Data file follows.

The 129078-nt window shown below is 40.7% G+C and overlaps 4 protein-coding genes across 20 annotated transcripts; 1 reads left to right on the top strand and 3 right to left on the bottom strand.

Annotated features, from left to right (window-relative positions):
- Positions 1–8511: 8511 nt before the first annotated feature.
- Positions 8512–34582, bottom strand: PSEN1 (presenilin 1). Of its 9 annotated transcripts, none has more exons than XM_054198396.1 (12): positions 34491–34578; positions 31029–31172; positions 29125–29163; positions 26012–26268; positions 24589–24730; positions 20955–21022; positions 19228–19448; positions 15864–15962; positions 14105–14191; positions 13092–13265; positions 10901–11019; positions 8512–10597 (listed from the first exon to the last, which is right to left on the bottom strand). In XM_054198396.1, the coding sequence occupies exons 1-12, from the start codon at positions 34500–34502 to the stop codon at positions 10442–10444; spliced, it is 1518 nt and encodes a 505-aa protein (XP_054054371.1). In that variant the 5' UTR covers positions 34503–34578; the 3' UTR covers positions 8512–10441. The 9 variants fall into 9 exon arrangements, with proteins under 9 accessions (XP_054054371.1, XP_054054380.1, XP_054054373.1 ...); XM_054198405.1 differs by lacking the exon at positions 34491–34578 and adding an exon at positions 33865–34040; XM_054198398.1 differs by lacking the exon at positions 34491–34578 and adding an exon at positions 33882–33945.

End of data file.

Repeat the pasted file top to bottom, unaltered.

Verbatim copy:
The 129078-nt window shown below is 40.7% G+C and overlaps 4 protein-coding genes across 20 annotated transcripts; 1 reads left to right on the top strand and 3 right to left on the bottom strand.

Annotated features, from left to right (window-relative positions):
- Positions 1–8511: 8511 nt before the first annotated feature.
- Positions 8512–34582, bottom strand: PSEN1 (presenilin 1). Of its 9 annotated transcripts, none has more exons than XM_054198396.1 (12): positions 34491–34578; positions 31029–31172; positions 29125–29163; positions 26012–26268; positions 24589–24730; positions 20955–21022; positions 19228–19448; positions 15864–15962; positions 14105–14191; positions 13092–13265; positions 10901–11019; positions 8512–10597 (listed from the first exon to the last, which is right to left on the bottom strand). In XM_054198396.1, the coding sequence occupies exons 1-12, from the start codon at positions 34500–34502 to the stop codon at positions 10442–10444; spliced, it is 1518 nt and encodes a 505-aa protein (XP_054054371.1). In that variant the 5' UTR covers positions 34503–34578; the 3' UTR covers positions 8512–10441. The 9 variants fall into 9 exon arrangements, with proteins under 9 accessions (XP_054054371.1, XP_054054380.1, XP_054054373.1 ...); XM_054198405.1 differs by lacking the exon at positions 34491–34578 and adding an exon at positions 33865–34040; XM_054198398.1 differs by lacking the exon at positions 34491–34578 and adding an exon at positions 33882–33945.